Sudan: Empty Words Versus Deadly Bullets


July 16, 2007: Pressure continues on governments, organizations and individuals to "divest" themselves of investments in Sudan and companies that do business in Sudan. The pressure has been particularly intense in the US and Great Britain, but several European countries, Australia, and Canada also have vocal activists urging companies to divest and/or withdraw from operations in Sudan. So far 18 US states have withdrawn state funds (usually pension money) from Sudan. California and Texas are among those states - the two most populous states. As usual the academies are in the act. Dozens of universities have passed resolutions that either promise divestment or restrict the way university funds may be invested in companies doing business in Sudan. Banks are receiving increasing attention. These campaigns can add economic pressure, but mostly serve a publicity function. China, for example, gets very riled when activists suggest an Olympic boycott. China buys lots of oil from Sudan. The ultimate goal, of course, is to squeeze the Sudanese government. Meanwhile, millions of Sudanese live in Darfur and Chad refugee camps, and pro-government militia continue to loot and pillage their way across Darfur.

July 14, 2007: Several Darfur rebel groups have formed a new "united" political and resistance organization. It's called the United Front for Liberation and Development (UFLD). Eritrea helped sponsor the negotiations among rebel groups.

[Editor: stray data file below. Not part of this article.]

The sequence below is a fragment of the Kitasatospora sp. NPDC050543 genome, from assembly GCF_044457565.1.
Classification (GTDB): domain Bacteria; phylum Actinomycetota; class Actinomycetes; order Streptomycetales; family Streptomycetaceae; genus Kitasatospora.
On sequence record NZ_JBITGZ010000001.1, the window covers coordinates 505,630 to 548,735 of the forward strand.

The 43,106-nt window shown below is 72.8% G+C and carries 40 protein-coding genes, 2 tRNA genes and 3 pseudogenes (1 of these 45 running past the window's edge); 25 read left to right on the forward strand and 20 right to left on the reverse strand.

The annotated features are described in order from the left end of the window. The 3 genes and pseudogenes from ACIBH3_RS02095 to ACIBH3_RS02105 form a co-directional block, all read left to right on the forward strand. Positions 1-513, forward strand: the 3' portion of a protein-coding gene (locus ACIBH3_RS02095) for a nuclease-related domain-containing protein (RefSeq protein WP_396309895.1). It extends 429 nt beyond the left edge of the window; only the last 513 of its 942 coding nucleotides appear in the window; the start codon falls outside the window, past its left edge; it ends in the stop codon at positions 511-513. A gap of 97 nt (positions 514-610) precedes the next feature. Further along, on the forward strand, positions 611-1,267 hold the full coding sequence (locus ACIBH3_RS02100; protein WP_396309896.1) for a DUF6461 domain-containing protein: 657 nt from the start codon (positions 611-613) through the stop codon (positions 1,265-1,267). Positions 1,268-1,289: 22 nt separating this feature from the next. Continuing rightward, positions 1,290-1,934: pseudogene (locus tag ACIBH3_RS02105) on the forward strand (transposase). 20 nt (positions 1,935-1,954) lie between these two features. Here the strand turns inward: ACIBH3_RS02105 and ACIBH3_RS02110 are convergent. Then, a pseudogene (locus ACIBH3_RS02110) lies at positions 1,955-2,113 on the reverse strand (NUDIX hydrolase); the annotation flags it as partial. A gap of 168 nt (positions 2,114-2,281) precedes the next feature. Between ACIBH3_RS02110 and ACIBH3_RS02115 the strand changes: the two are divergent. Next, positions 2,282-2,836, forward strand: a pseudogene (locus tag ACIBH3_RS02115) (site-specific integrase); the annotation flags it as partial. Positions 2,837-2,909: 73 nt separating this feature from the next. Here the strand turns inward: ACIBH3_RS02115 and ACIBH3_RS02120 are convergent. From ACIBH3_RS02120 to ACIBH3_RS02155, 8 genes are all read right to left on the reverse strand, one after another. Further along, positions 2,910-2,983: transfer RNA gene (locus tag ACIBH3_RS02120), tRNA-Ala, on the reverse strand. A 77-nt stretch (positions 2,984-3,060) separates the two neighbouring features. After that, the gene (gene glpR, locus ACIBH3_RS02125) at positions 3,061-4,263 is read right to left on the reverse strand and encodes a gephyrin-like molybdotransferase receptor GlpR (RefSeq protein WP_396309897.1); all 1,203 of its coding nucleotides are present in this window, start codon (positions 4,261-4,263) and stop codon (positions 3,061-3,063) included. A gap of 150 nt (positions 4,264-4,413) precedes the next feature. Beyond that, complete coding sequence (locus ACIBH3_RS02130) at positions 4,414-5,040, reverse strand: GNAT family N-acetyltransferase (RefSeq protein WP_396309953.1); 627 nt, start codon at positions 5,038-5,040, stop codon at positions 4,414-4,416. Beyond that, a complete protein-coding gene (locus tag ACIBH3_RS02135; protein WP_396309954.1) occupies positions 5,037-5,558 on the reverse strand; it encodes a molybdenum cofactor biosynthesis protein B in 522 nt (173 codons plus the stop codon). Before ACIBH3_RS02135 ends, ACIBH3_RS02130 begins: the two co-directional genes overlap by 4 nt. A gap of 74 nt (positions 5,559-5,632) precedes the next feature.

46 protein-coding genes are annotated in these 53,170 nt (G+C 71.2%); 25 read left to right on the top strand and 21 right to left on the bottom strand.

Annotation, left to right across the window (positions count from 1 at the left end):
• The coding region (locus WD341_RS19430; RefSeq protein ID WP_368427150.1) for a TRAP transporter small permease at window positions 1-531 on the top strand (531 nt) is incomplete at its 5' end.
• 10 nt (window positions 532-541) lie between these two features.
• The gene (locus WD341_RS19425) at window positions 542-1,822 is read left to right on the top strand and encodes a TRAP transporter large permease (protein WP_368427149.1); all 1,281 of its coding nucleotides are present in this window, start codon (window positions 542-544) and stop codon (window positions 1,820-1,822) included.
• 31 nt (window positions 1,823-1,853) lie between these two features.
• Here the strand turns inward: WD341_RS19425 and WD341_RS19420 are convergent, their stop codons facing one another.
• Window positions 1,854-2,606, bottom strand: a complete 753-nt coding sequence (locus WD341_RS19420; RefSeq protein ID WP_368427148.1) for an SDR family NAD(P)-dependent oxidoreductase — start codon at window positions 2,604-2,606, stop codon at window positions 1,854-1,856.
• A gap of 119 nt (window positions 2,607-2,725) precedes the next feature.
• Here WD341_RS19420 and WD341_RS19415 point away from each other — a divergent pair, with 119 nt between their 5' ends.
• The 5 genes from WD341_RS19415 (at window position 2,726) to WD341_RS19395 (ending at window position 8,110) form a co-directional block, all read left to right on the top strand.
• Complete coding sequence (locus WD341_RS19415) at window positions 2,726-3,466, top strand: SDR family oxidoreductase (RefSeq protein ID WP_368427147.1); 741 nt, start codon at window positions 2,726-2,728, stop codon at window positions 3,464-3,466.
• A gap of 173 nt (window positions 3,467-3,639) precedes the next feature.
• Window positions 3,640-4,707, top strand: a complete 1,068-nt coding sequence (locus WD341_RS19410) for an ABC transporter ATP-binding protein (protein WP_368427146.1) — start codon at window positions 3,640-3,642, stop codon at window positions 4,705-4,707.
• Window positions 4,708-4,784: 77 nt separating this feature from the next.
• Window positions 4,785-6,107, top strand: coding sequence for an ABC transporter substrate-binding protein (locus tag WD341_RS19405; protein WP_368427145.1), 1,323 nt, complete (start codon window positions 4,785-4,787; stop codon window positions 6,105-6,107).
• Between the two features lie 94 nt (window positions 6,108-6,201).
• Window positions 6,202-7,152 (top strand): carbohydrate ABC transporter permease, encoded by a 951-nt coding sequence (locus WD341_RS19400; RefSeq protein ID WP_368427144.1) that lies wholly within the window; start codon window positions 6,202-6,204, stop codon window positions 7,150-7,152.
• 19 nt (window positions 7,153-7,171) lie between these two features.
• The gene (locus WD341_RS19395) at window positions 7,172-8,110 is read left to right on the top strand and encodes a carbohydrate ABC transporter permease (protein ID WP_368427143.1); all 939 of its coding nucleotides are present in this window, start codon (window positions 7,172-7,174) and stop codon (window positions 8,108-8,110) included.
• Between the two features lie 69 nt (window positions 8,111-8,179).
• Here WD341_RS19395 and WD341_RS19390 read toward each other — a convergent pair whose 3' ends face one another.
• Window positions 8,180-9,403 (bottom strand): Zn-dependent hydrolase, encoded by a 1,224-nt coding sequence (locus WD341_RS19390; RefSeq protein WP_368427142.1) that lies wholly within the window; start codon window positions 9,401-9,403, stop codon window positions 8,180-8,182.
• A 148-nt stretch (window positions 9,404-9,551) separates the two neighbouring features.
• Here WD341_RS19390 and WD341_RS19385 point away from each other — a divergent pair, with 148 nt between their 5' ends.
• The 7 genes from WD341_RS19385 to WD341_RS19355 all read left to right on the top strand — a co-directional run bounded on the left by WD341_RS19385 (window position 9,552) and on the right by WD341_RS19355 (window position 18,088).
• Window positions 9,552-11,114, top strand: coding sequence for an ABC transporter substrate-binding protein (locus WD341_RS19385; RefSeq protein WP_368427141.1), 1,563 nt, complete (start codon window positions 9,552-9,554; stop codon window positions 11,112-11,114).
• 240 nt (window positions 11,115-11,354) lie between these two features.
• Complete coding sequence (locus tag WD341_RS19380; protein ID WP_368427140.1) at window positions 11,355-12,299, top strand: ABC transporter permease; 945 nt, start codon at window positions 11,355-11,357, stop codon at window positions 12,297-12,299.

July 10, 2007: As part of the January 2005 Comprehensive Peace Agreement (CPA) Sudanese Armed Forces (SAF, ie, national military forces loyal to Khartoum) units in south Sudan were supposed to have withdrawn from parts of that region. Several "northern" units remain in areas they were supposed to vacate by July 9. Moreover, south Sudanese allege that the Sudanese Armed Forces still control militias in the region. Many of the remaining SAF units are located in or near oil fields. According to the CPA, joint North-South units are supposed to patrol those areas.

July 9, 2007: Is trouble about to break out in northern Sudan? Nubians living in northern Sudan believe the government plans to build a water reservoir that will flood their land. A number of protests have broken out in the area. In the town of Farreeg, four demonstrators were allegedly killed on June 13. There are about two million Nubians in Sudan. Many of them are Christians. Some Nubians live across the border, in southern Egypt.




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